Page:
Throw in a rousing (and obligatory) spacecraft battle and the Enterprise crash landing on a planet (easily the most exciting sequence in the movie) and you have the makings for a fitting conclusion for the classic Trek and a nice, first cinematic outing for The Next Generation crew.

Special Features:

The first disc features an audio commentary by screenwriters Brannon Braga and Ron Moore. They talk about how they got the job and the rigid criteria they had to adhere to when writing the script (i.e. they had to invent a way to bridge the two generations, include a big-time bad guy and Klingons). The two men mention early drafts of the script and how the entire original cast was supposed to be in Generations. This is a decent track with lots of good anecdotes and observations.

A fitting companion to the audio commentary is a text commentary by Michael and Denise Okuda. Factoids appear with decent frequency and are interesting to even the casual Trek fan.

The second disc contains the bulk of the extras. “Scene Deconstruction” examines the special effects of the opening credit sequence by Dan Curry, the Nexus Ribbon by Alex Seiden from ILM and how the saucer crash sequence was achieved.

“Visual Effects” takes us inside ILM and looks at the models and miniatures that were created for the movie. Interestingly, this was the last Trek movie to use models. The Enterprise crash is examined in more detail with actual on-location footage of the model on an outdoor set.

“The Star Trek Universe” features a nice tribute Matt Jefferies who designed the original Enterprise. The history of the ship is also examined, including how it got its name and the actual historical sea vessels that inspired it. There is a fascinating look at the incredibly detailed Picard family album that appears in the movie. Finally, there is a look at the various weapons used in the Star Trek universe.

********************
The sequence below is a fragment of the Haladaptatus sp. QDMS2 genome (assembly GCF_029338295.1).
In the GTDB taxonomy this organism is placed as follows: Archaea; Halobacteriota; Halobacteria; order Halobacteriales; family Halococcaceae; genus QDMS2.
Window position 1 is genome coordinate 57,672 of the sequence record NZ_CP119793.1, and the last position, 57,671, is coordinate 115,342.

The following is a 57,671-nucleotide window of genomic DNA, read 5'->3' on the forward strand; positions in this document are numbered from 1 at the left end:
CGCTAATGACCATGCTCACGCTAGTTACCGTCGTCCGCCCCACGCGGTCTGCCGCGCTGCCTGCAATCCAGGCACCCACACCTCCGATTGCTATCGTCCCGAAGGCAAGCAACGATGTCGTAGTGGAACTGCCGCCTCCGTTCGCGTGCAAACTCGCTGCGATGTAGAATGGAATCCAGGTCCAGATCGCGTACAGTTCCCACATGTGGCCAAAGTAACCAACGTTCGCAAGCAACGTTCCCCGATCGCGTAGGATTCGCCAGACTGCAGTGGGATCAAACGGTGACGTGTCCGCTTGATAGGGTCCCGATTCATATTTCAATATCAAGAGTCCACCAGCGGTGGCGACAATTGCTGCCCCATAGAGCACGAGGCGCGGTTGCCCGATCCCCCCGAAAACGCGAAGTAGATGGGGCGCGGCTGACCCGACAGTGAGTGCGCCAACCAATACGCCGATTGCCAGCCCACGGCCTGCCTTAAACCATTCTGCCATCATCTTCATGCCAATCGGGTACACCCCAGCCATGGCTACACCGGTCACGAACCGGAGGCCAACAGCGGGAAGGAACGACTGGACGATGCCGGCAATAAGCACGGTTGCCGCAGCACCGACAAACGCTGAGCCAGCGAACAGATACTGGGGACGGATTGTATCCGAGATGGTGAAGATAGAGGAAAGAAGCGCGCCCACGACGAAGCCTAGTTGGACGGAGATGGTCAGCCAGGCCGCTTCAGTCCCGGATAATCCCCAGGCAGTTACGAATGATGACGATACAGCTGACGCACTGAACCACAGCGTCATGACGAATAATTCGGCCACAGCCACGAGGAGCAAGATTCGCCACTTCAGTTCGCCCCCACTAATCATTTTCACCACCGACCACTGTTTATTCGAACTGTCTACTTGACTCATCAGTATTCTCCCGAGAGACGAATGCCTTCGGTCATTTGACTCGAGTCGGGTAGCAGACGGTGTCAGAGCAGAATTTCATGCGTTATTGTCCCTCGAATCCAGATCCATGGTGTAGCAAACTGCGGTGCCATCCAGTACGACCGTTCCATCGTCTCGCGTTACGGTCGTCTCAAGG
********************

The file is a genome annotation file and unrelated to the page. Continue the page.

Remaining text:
“Archives” includes a gallery of production photos and also storyboards for three scenes.

“Production” features a decent 25-minute featurette on the making of Generations. Shatner talks about how weird it was being a guest on the movie instead of one of the stars. The cast talk about the perks of working on a big-budget movie and how they didn’t feel as rushed as when working on the show. There is also a nice look at how they created the beautiful Stellar Cartography room and the location where they shot the climatic showdown between Kirk and Picard and Soran.

Finally, there are four deleted scenes that can be viewed separately or altogether. These are interesting to see but it is obvious why they were cut.

The Next Generation crew makes a successful jump from the confines of TV to the widescreen, epic grandeur of the cinema with this movie. Paramount has loaded this new special edition 2-DVD set with a decent collection of mostly technically-oriented extras that should keep Trek fans busy for hours.

J.D. is a freelance writer who is currently doing research for a book on the films of Michael Mann. He likes reading anything written by Jack Kerouac, James Ellroy, J.D. Salinger, Harlan Ellison or Thomas Pynchon. J.D. is currently addicted to the T.V. series 24 and enjoys drinking a lot of Sprite. This is not a blatant plug for the beverage but if they ever decided to give him a lifetime supply he certainly wouldn’t turn them down.
view all DVD reviews by JD Lafrance

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Rating: 82%